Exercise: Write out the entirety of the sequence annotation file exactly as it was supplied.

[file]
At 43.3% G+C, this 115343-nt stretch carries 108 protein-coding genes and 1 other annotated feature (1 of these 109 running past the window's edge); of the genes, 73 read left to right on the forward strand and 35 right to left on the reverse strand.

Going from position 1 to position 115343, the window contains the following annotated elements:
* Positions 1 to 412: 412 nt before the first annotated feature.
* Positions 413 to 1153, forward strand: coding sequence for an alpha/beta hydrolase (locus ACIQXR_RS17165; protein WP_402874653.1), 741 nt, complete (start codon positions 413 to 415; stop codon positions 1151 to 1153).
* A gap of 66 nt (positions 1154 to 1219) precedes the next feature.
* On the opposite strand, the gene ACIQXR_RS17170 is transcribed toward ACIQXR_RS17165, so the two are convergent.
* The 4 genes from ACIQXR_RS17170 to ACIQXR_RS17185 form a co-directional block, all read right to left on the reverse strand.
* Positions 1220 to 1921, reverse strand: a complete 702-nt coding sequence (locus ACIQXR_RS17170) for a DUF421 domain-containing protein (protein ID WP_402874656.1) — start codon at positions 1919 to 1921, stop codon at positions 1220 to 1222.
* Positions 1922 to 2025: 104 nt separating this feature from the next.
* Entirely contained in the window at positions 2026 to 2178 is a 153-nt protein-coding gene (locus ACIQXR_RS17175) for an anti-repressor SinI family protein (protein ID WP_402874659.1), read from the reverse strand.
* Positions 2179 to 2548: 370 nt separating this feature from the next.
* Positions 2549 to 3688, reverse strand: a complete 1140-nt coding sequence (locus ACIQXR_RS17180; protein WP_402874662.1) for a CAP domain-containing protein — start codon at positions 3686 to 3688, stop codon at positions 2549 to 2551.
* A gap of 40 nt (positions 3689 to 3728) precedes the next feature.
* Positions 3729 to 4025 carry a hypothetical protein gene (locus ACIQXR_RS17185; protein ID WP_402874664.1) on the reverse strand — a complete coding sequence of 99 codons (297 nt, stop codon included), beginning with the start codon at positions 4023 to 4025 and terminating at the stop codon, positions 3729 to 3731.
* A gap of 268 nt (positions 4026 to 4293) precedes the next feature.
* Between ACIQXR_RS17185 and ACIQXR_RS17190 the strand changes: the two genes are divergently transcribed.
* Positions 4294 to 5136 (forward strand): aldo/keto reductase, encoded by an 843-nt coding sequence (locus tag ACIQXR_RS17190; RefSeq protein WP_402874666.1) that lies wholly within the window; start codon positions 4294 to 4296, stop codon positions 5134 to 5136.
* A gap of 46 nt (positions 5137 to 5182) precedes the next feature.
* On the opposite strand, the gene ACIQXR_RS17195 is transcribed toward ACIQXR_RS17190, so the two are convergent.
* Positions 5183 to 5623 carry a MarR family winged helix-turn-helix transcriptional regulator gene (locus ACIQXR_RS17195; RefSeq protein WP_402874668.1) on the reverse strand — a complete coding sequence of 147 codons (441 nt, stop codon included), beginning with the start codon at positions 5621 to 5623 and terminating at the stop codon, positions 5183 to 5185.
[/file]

At 43.3% G+C, this 115343-nt stretch carries 108 protein-coding genes and 1 other annotated feature (1 of these 109 running past the window's edge); of the genes, 73 read left to right on the forward strand and 35 right to left on the reverse strand.

Going from position 1 to position 115343, the window contains the following annotated elements:
* Positions 1 to 412: 412 nt before the first annotated feature.
* Positions 413 to 1153, forward strand: coding sequence for an alpha/beta hydrolase (locus ACIQXR_RS17165; protein WP_402874653.1), 741 nt, complete (start codon positions 413 to 415; stop codon positions 1151 to 1153).
* A gap of 66 nt (positions 1154 to 1219) precedes the next feature.
* On the opposite strand, the gene ACIQXR_RS17170 is transcribed toward ACIQXR_RS17165, so the two are convergent.
* The 4 genes from ACIQXR_RS17170 to ACIQXR_RS17185 form a co-directional block, all read right to left on the reverse strand.
* Positions 1220 to 1921, reverse strand: a complete 702-nt coding sequence (locus ACIQXR_RS17170) for a DUF421 domain-containing protein (protein ID WP_402874656.1) — start codon at positions 1919 to 1921, stop codon at positions 1220 to 1222.
* Positions 1922 to 2025: 104 nt separating this feature from the next.
* Entirely contained in the window at positions 2026 to 2178 is a 153-nt protein-coding gene (locus ACIQXR_RS17175) for an anti-repressor SinI family protein (protein ID WP_402874659.1), read from the reverse strand.
* Positions 2179 to 2548: 370 nt separating this feature from the next.
* Positions 2549 to 3688, reverse strand: a complete 1140-nt coding sequence (locus ACIQXR_RS17180; protein WP_402874662.1) for a CAP domain-containing protein — start codon at positions 3686 to 3688, stop codon at positions 2549 to 2551.
* A gap of 40 nt (positions 3689 to 3728) precedes the next feature.
* Positions 3729 to 4025 carry a hypothetical protein gene (locus ACIQXR_RS17185; protein ID WP_402874664.1) on the reverse strand — a complete coding sequence of 99 codons (297 nt, stop codon included), beginning with the start codon at positions 4023 to 4025 and terminating at the stop codon, positions 3729 to 3731.
* A gap of 268 nt (positions 4026 to 4293) precedes the next feature.
* Between ACIQXR_RS17185 and ACIQXR_RS17190 the strand changes: the two genes are divergently transcribed.
* Positions 4294 to 5136 (forward strand): aldo/keto reductase, encoded by an 843-nt coding sequence (locus tag ACIQXR_RS17190; RefSeq protein WP_402874666.1) that lies wholly within the window; start codon positions 4294 to 4296, stop codon positions 5134 to 5136.
* A gap of 46 nt (positions 5137 to 5182) precedes the next feature.
* On the opposite strand, the gene ACIQXR_RS17195 is transcribed toward ACIQXR_RS17190, so the two are convergent.
* Positions 5183 to 5623 carry a MarR family winged helix-turn-helix transcriptional regulator gene (locus ACIQXR_RS17195; RefSeq protein WP_402874668.1) on the reverse strand — a complete coding sequence of 147 codons (441 nt, stop codon included), beginning with the start codon at positions 5621 to 5623 and terminating at the stop codon, positions 5183 to 5185.